From humble beginnings as a single shop selling computer hardware in 1986, TPG Telecom Ltd (ASX: TPM) has become the second-largest internet service provider in Australia. In 2017, it shocked the industry when it outbid Optus and Vodafone, forking out over $1.2 billion for 2x 10MHz of mobile spectrum in the 700MHz spectrum auction.

When it comes to David Teoh, we should now be used to expecting the unexpected. TPG’s acquisition of PIPE networks in 2009 also surprised the industry and appeared an expensive purchase at the time. However, that purchase has since proven to be a bargain and instrumental in giving TPG the infrastructure to compete with Telstra Corporation Ltd (ASX: TLS) and Optus, in both broadband and mobile.

When data usage exploded as online streaming took off, the telecom industry went through a consolidation phase. This saw the smaller players who didn’t own infrastructure be acquired by bigger players who did. Due to Teoh’s foresight, TPG had quietly acquired shares in iiNet, which helped them acquire 100% of iiNet and swiftly add almost another 1 million customers.

With iiNet being immediately cash flow positive and more than a doubling TPG’s customer base, this gave TPG serious cash to aggressively slash its debt. With the debt reduced, TPG then set about its foray into mobile.

There is a sense of foresight from Teoh that he is several steps ahead of the mobile sector, as was evident from the acquisition of PIPE networks. TPG has been supplying backhaul for Vodafone’s mobile network for years. In 2015, it announced a deal with Vodafone which saw Vodafone stitched up for 15 years in buying backhaul from TPG with estimated revenues of almost $1 billion.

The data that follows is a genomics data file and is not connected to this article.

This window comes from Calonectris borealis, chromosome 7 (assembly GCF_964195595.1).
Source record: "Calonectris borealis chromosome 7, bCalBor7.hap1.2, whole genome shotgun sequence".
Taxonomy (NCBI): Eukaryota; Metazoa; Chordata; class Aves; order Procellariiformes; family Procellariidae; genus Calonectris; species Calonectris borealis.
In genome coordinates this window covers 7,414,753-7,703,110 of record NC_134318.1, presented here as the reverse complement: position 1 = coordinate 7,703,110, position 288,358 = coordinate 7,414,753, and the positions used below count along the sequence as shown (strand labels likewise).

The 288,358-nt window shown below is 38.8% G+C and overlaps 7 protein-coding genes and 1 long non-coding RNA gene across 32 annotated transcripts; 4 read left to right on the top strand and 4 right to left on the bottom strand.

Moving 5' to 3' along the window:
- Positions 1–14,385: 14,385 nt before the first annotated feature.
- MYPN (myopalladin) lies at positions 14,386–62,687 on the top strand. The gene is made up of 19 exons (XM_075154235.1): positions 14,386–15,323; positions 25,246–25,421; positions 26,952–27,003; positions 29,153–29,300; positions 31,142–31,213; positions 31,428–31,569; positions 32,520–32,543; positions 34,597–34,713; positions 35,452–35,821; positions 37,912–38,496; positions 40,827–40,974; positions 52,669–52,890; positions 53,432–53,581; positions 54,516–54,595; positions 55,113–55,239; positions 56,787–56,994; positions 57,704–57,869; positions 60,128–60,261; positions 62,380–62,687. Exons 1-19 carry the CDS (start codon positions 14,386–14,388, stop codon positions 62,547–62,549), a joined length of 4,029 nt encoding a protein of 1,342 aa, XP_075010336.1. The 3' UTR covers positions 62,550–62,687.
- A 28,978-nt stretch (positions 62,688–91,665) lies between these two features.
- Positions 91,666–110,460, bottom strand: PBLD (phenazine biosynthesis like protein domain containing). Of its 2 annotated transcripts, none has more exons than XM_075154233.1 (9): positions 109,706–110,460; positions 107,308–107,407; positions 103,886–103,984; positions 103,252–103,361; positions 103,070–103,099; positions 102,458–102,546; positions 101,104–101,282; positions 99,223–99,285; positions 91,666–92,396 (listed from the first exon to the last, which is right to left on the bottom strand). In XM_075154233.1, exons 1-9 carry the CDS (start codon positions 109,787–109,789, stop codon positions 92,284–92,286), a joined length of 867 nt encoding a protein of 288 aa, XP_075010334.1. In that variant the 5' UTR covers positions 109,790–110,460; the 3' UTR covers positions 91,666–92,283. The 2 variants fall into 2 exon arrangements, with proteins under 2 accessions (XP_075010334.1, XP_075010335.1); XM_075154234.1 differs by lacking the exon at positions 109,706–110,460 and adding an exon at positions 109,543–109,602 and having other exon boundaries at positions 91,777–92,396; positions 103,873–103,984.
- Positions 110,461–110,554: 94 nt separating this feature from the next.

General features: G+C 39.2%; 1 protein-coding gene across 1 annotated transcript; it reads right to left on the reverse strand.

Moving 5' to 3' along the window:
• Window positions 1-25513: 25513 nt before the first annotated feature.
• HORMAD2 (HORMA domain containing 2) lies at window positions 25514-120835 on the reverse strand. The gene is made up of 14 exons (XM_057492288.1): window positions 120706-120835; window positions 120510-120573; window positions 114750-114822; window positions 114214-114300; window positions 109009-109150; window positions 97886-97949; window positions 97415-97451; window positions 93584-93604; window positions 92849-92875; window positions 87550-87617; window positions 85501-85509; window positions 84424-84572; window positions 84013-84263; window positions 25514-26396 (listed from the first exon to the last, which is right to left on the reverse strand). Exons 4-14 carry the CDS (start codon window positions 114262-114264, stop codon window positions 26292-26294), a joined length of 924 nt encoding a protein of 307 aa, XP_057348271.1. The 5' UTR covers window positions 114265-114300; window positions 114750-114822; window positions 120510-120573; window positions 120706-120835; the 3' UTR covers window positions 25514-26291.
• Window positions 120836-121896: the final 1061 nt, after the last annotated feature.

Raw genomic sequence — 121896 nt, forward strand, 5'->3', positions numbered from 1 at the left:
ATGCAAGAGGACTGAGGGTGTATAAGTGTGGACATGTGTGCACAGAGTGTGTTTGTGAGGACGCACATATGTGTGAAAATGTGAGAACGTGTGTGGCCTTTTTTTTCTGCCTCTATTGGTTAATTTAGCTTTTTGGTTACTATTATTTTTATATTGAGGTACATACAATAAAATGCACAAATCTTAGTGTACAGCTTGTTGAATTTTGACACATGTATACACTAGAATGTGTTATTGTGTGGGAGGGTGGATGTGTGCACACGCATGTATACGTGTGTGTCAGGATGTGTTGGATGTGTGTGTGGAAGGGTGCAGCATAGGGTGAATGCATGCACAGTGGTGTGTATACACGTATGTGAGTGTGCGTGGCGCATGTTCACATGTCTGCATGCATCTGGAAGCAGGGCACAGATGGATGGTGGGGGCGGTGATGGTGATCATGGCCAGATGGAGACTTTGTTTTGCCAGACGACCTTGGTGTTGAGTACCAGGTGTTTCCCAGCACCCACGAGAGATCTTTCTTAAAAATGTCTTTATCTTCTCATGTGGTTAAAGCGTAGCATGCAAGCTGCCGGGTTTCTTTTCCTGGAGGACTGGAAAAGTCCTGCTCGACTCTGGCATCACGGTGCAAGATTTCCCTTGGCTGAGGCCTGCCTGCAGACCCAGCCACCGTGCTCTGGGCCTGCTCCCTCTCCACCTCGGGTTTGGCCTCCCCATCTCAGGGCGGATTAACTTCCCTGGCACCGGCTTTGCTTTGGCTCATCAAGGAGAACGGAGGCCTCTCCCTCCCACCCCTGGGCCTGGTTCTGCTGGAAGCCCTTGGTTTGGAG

A Telstra Competitor?

Naturally, the proposed the merger with Vodafone makes sense. Vodafone has been losing money on its Australian venture for years. TPG also needs the scale that Vodafone’s customers provide to give its investment in mobile with the best possible chance of making money. Realistically, neither company by themselves are probably any real threat to Telstra or Optus in mobile.

But TPG’s mobile venture has obviously been planned for many years, it is the result of incredible foresight, patience and timing. Even Telstra is taking TPG’s foray into mobile seriously, reducing prices and increasing data allowances on their plans. However, there looks to be a couple of headwinds in the mobile venture.

The first is from the Australian Competition & Consumer Commission (ACCC) who has expressed concerns over the proposed merger between TPG and Vodafone, with a final decision scheduled to be handed down on 28 March 2019.

The second is the capital expenditure required to build mobile capacity. As data usage increases and more people join the network, extra capacity is required which means more capital expenditure on behalf of TPG.

Is TPG A Buy?

Heavy capital expenditure combined with a price war means I am happy to sit out and watch TPG’s mobile venture from the sidelines as a spectator.

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Disclaimer: Any information contained in this article is limited to general financial/investment advice only. The information has not taken into account your specific needs, goals or objectives, so please consider consulting a licenced and trusted adviser before acting on the information. Please read The Rask Group’s Financial Services Guide (FSG) for more information. This article is authorised by Owen Raszkiewicz of The Rask Group, which is a corporate authorised representative No. 1264179 of Strawman Pty Ltd (ACN: 610 908 211) (AFSL: 501 223).